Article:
Referee Claudia Umpierrez from Uruguay will officiate the opening match at the Women’s World Cup 2019. She can’t wait to get involved in a this big tournament in France. “The 90 minutes of every match is what it all comes down to. You have all this preparation but that is the important part.”
But how does she stay focused? What brought her from a small village called Pan de Azucar to a stadium packed with people? Referee Claudia Umpierrez shares some tips with you for your career.
Total focus for 90 minutes
“The best part of being a referee are the 90 minutes on the field of play”, Umpierrez says to FIFA. “When you’re on the pitch, you can totally switch off from everything. You forget about the problems you have in your daily life.”
She focuses on the calls she has to make. Just that. “You enter the pitch and all that matters is the game, those 90 minutes. No match the same as any other.” All she does is focus on that single match at that time. But how do you stay focused? Check out these 7 tips.
Get your team in the same vibe
Claudia Umpierrez knows the role as a referee is important for her as a person. “However, the players are always the main characters of the game.” But that still means you need to love this hobby. “I always enjoy officiating a game and pass this feeling on to my refereeing team”, Umpierrez adds. “The match shouldn’t just be a duty for us, but also a joyful experience.”
The biggest lesson for me here is: get your team in the same vibe. They need have the same feeling as you, because that will make you stronger as a team. You need to speak and work at the same level, that makes your performance better. So make sure you get an idea how your assistants or referee are in the dressing room and get the at the same vibe.
Don’t forget where you started
After a long period without games, as she has given birth to her child, Umpierrez is finally back at the top stage for the Women’s World Cup 2015 in Canada. “As the captains chose which end to play from, my career seemed to play out before my eyes like a movie,” she tells FIFA. “I thought about how it had all started on a little pitch in my home town of Pan de Azucar, and then looked at where I was now – in a stadium in front of over 30,000 spectators.”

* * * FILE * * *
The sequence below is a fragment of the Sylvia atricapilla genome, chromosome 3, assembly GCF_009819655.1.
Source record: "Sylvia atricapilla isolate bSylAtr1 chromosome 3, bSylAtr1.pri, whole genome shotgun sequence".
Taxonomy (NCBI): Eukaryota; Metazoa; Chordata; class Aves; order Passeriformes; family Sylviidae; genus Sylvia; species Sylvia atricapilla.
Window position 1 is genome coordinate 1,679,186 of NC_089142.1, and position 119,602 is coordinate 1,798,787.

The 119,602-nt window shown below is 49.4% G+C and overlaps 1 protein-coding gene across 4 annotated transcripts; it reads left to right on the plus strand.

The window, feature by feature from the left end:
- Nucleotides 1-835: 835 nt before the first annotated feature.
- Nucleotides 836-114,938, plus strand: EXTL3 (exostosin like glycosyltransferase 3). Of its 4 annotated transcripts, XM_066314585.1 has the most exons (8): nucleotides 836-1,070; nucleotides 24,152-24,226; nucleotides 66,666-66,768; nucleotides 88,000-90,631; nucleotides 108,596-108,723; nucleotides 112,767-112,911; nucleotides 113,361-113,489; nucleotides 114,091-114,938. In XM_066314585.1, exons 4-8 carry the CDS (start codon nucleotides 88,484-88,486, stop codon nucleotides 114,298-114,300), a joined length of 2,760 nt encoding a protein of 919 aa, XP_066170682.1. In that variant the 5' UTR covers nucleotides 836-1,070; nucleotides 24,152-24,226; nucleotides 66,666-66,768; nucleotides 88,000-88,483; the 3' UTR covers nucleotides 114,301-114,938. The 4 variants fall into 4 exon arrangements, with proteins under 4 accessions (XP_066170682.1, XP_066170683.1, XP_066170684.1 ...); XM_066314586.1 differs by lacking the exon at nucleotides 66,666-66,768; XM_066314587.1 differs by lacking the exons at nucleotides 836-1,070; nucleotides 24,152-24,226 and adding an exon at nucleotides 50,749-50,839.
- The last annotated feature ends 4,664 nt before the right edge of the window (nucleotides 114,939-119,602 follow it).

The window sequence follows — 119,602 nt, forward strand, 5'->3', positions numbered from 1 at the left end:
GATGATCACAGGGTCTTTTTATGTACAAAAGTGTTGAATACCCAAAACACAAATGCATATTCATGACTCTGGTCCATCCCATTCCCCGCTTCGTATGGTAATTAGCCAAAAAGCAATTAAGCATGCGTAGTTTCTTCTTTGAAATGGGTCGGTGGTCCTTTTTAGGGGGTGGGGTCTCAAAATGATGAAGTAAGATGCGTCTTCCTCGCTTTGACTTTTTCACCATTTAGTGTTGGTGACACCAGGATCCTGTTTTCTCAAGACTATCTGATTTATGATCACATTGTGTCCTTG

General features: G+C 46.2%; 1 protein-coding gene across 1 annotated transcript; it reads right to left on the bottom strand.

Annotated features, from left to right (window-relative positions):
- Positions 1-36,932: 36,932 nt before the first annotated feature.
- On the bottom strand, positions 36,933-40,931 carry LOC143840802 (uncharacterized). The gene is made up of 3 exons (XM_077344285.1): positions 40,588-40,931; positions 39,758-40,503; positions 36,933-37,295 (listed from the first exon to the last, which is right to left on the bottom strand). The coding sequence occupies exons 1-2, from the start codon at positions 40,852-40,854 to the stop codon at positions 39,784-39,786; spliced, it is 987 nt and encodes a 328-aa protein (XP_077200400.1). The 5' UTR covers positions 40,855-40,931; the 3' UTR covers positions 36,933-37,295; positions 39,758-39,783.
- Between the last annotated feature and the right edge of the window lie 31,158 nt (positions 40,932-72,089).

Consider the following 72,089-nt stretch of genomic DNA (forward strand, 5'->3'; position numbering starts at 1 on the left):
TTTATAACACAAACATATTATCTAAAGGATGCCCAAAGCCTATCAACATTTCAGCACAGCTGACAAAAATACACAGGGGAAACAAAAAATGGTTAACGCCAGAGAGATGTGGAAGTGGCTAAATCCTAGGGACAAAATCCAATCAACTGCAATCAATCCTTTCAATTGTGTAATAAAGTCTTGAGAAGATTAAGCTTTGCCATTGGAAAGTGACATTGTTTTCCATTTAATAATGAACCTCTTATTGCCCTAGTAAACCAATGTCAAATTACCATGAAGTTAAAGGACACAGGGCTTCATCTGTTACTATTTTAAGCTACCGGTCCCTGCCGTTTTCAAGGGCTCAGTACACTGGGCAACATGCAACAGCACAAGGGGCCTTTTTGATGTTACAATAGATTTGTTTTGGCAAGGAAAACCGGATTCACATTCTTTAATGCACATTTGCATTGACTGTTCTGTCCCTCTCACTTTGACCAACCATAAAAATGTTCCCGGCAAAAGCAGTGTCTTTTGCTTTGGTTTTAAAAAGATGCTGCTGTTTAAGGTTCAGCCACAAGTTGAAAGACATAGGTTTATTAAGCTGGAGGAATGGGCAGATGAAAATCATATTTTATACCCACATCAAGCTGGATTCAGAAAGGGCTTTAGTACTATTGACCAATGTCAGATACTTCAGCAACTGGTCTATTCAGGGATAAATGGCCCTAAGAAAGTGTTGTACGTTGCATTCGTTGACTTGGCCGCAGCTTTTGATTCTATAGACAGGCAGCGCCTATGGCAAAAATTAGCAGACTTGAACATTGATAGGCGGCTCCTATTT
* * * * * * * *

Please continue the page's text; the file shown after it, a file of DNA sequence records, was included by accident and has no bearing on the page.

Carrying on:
Don’t forget where you started as a referee. Feel proud of what you achieved so far.
Dedicate time to training
Work, school, family time. It all takes so much time, because they are important. But don’t for get time for training sessions. If you want to reach the top as a referee, you need to be very fit. That’s why Umpierrez got out of bed very early. When her child was still young, she got up and even did a training session after breast-feeding. Then off to work later on.
“The path to becoming a referee was and still is tough”, is the experience of Umpierrez. And now her child is a bit older, she still has to manage time to find time for a training session. “I train in the morning, after that I work a seven or eight-hour-day as a lawyer and then also look after my daughter.”
“If you asked me if I’d rather be a full-time referee, my answer would obviously be yes. But unfortunately that’s not possible, because I couldn’t put food on the table for my family in the country where I live if that were my sole profession.
Be prepared to step up as female in a men’s world
But how does a female referee step up in a men’s world? “It is important for female referees to demonstrate that they are ready when the opportunity comes”, she says. The last few years Umpierrez has also taken up the whistle in men’s top divisions, like Bibiana Steinhaus did in Germany and Stéphanie Frappart recently in France.
For her it has improved her fitness a lot and she has even taken a coach who helps her with strenght and contioning. “I would love to see more women refereeing men’s football,” she says. She thinks back about the FIFA U-17 World Cup India 2017 for men, that she took part in with fellow referees.
Demonstrate what you can
Esther Staubli, also present at the WWC in France was the first female referee there to officiate in a men’s competition. “That was a milestone and great experience. It demonstrated what we women are capable of and that we can be counted on.”
“Working in men’s football has allowed me to focus on my rhythm and my stamina and I’m reaping the benefits now, since women’s football has now come on immensely in recent years and got a whole lot quicker.”